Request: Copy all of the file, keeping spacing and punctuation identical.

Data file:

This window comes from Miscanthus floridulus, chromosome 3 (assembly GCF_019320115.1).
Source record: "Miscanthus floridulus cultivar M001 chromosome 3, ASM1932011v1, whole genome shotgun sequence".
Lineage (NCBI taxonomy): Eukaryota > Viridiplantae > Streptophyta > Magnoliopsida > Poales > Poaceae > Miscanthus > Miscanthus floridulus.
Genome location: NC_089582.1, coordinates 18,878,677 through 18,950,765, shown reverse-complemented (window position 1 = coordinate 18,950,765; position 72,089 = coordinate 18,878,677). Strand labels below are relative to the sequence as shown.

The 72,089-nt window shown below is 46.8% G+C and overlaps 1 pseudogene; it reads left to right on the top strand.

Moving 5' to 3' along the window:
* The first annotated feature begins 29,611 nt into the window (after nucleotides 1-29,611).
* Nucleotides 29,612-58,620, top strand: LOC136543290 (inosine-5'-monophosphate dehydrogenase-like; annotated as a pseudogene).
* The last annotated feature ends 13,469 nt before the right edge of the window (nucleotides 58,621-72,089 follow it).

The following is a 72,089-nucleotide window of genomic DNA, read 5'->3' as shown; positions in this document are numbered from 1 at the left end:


This window comes from Miscanthus floridulus, chromosome 3 (assembly GCF_019320115.1).
Source record: "Miscanthus floridulus cultivar M001 chromosome 3, ASM1932011v1, whole genome shotgun sequence".
Lineage (NCBI taxonomy): Eukaryota > Viridiplantae > Streptophyta > Magnoliopsida > Poales > Poaceae > Miscanthus > Miscanthus floridulus.
Genome location: NC_089582.1, coordinates 18,878,677 through 18,950,765, shown reverse-complemented (window position 1 = coordinate 18,950,765; position 72,089 = coordinate 18,878,677). Strand labels below are relative to the sequence as shown.

The 72,089-nt window shown below is 46.8% G+C and overlaps 1 pseudogene; it reads left to right on the top strand.

Moving 5' to 3' along the window:
* The first annotated feature begins 29,611 nt into the window (after nucleotides 1-29,611).
* Nucleotides 29,612-58,620, top strand: LOC136543290 (inosine-5'-monophosphate dehydrogenase-like; annotated as a pseudogene).
* The last annotated feature ends 13,469 nt before the right edge of the window (nucleotides 58,621-72,089 follow it).

The following is a 72,089-nucleotide window of genomic DNA, read 5'->3' as shown; positions in this document are numbered from 1 at the left end: